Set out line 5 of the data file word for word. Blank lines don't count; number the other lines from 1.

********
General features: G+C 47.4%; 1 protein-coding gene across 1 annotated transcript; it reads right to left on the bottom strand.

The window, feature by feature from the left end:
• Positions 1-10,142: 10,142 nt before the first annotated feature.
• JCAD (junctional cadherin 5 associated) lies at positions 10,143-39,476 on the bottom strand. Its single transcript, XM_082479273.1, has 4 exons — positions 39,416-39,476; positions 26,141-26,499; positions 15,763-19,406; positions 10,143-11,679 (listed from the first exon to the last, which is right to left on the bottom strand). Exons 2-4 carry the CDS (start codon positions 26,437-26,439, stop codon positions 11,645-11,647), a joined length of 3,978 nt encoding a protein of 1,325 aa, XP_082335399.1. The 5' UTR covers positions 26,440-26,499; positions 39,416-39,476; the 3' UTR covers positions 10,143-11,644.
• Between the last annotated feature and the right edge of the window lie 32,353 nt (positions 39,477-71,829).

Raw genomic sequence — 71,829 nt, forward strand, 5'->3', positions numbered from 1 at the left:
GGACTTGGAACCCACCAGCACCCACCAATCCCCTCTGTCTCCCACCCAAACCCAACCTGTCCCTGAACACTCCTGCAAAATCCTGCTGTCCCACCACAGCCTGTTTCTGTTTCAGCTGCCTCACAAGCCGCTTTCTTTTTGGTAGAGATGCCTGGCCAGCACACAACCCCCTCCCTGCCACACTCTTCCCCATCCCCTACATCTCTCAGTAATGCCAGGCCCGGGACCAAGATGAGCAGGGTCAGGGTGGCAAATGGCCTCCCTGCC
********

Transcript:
• Between the last annotated feature and the right edge of the window lie 32,353 nt (positions 39,477-71,829).